March 15, 2013
M2M is not a solution. It is a way to segment the market: are we connecting a business, person or a thing to the Internet? The actual connection is of less importance to users – it is what it enables that makes sense. And the data created makes even more sense. We have seen the movie before – when people and business were connected to the Internet we started focusing on the connection. Then we discovered enormous benefits when processes became much more efficient. And finally innovative solutions and business models started change industries upside down. We entered the “as-a-service” era.
Over the last 18 months we have seen a clear change from the 50 billion devices approach to M2M towards a more user oriented approach where a range of M2M solutions are part of the ICT toolbox. If we compare to when Internet arrived we are leaving the connectivity period and enter the enabling user value era. We solve customer problems, we save money, we increase efficiency, we bring cost down or save energy. We create operational value. Previously everyone talked about smart meters and connected vehicles due to the large numbers involved. Now the addressed markets discussed are increasingly granular. The further we go down this road the more critical specialist service enablers become.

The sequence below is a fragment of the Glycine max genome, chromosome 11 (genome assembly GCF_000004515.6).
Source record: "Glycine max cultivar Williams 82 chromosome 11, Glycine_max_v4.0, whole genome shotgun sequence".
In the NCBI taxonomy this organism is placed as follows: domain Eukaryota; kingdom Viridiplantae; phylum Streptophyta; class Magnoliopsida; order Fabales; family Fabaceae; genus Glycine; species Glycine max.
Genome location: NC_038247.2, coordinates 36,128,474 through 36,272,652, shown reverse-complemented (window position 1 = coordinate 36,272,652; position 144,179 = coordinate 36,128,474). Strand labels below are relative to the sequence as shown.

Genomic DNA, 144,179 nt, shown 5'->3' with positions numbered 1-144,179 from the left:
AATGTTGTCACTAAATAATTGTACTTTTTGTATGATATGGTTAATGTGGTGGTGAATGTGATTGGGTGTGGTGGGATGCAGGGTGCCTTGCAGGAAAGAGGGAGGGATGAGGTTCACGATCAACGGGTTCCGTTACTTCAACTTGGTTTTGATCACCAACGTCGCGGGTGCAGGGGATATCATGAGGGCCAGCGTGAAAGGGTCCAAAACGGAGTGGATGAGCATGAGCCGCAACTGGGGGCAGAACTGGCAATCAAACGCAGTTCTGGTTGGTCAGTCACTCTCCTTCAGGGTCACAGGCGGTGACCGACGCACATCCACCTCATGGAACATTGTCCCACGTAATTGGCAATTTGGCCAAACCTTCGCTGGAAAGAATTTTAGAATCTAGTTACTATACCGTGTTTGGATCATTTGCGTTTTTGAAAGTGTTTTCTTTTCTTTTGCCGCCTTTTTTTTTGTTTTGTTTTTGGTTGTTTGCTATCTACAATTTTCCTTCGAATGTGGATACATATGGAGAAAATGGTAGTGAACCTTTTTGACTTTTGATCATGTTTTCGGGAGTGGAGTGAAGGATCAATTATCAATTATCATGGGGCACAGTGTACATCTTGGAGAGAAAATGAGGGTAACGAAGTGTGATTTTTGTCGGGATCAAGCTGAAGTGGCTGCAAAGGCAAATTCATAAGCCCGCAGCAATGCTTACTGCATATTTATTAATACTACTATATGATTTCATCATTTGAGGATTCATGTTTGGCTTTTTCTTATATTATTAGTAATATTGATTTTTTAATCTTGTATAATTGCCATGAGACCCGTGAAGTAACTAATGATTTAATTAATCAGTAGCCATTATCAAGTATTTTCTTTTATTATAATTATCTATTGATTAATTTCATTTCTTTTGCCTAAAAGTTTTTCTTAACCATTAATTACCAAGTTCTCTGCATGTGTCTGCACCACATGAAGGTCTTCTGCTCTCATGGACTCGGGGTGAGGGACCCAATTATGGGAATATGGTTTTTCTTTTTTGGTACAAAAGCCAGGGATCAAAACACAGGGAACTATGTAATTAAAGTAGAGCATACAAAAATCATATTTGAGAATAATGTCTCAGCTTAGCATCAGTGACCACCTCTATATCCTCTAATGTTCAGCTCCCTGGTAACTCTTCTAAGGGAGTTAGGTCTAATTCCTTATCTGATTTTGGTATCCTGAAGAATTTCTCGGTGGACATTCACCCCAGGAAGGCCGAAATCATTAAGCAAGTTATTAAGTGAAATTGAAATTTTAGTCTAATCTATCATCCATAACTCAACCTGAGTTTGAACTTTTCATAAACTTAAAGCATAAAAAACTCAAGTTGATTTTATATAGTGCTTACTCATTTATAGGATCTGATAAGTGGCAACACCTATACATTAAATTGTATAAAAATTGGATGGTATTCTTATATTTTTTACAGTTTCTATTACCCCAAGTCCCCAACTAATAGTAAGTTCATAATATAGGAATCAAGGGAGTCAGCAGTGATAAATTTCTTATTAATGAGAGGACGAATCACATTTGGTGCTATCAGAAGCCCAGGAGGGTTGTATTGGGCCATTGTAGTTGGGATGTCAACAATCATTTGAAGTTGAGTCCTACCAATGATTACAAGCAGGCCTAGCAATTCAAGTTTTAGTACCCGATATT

Last year the Connected Home pavilion at MWC in Barcelona was an important frequently visited showcase for M2M solutions and M2M was mentioned in most key notes. This year, the Connected City pavilion at MWC was a quite boring and less crowded but in every corner of the show and at every party people discussed what could be done with M2M solutions.
Mobile operators all try to figure out which role to play. Subscriptions alone seem less interesting. Adding device connectivity on top of the network helps deliver a better service. Going after large applications like smart meters, ebooks and connected cars is a no brainer. But how to win and deliver the second and third-tier of opportunities is the thousand dollar question of today. Small business is big business. I am convinced that those who can find a way to collaborate with the specialist service enablers will win. And such collaboration is not a matter of technical integration – it’s all about trust, business models and how to go to market. Our Swedish M2M Service Enablers alliance is always interested in efforts to answer the thousand dollar question of today.